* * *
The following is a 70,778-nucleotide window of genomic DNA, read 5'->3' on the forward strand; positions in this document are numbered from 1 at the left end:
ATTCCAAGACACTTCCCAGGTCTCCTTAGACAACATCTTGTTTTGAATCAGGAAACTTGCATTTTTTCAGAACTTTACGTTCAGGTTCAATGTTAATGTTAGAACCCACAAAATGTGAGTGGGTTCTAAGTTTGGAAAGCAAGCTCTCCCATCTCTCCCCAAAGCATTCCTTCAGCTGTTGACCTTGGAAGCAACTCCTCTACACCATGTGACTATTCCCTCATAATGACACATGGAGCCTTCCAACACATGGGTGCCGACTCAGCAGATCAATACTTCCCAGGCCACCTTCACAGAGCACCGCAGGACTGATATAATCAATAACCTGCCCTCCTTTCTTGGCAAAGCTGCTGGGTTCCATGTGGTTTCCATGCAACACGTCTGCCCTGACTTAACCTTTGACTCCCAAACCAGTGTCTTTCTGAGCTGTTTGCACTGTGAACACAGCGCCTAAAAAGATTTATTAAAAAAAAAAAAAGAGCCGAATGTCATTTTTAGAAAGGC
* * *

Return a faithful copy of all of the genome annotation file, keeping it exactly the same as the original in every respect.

The following is a 70,778-nucleotide window of genomic DNA, read 5'->3' on the forward strand; positions in this document are numbered from 1 at the left end:
ATTCCAAGACACTTCCCAGGTCTCCTTAGACAACATCTTGTTTTGAATCAGGAAACTTGCATTTTTTCAGAACTTTACGTTCAGGTTCAATGTTAATGTTAGAACCCACAAAATGTGAGTGGGTTCTAAGTTTGGAAAGCAAGCTCTCCCATCTCTCCCCAAAGCATTCCTTCAGCTGTTGACCTTGGAAGCAACTCCTCTACACCATGTGACTATTCCCTCATAATGACACATGGAGCCTTCCAACACATGGGTGCCGACTCAGCAGATCAATACTTCCCAGGCCACCTTCACAGAGCACCGCAGGACTGATATAATCAATAACCTGCCCTCCTTTCTTGGCAAAGCTGCTGGGTTCCATGTGGTTTCCATGCAACACGTCTGCCCTGACTTAACCTTTGACTCCCAAACCAGTGTCTTTCTGAGCTGTTTGCACTGTGAACACAGCGCCTAAAAAGATTTATTAAAAAAAAAAAAAGAGCCGAATGTCATTTTTAGAAAGGC